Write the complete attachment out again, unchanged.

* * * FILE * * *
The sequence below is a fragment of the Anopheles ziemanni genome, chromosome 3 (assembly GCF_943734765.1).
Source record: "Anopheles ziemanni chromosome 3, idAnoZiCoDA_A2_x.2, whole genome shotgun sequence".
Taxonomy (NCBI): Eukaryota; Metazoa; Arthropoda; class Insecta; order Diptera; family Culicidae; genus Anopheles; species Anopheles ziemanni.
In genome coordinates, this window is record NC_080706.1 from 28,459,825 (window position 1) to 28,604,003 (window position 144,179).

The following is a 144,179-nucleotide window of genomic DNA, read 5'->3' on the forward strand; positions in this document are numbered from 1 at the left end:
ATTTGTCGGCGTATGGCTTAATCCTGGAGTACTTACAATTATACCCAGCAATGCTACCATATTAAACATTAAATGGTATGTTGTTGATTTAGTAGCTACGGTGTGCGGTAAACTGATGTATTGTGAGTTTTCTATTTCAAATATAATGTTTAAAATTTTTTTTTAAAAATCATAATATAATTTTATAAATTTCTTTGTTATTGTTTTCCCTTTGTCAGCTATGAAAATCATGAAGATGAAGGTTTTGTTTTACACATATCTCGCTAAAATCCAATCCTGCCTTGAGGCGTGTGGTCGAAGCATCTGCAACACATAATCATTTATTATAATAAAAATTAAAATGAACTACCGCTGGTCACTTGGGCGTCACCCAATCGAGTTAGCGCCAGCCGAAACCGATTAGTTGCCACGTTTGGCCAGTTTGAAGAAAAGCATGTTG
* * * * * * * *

The sequence below is a fragment of the Anopheles ziemanni genome, chromosome 3 (assembly GCF_943734765.1).
Source record: "Anopheles ziemanni chromosome 3, idAnoZiCoDA_A2_x.2, whole genome shotgun sequence".
Taxonomy (NCBI): Eukaryota; Metazoa; Arthropoda; class Insecta; order Diptera; family Culicidae; genus Anopheles; species Anopheles ziemanni.
In genome coordinates, this window is record NC_080706.1 from 28,459,825 (window position 1) to 28,604,003 (window position 144,179).

The following is a 144,179-nucleotide window of genomic DNA, read 5'->3' on the forward strand; positions in this document are numbered from 1 at the left end:
ATTTGTCGGCGTATGGCTTAATCCTGGAGTACTTACAATTATACCCAGCAATGCTACCATATTAAACATTAAATGGTATGTTGTTGATTTAGTAGCTACGGTGTGCGGTAAACTGATGTATTGTGAGTTTTCTATTTCAAATATAATGTTTAAAATTTTTTTTTAAAAATCATAATATAATTTTATAAATTTCTTTGTTATTGTTTTCCCTTTGTCAGCTATGAAAATCATGAAGATGAAGGTTTTGTTTTACACATATCTCGCTAAAATCCAATCCTGCCTTGAGGCGTGTGGTCGAAGCATCTGCAACACATAATCATTTATTATAATAAAAATTAAAATGAACTACCGCTGGTCACTTGGGCGTCACCCAATCGAGTTAGCGCCAGCCGAAACCGATTAGTTGCCACGTTTGGCCAGTTTGAAGAAAAGCATGTTG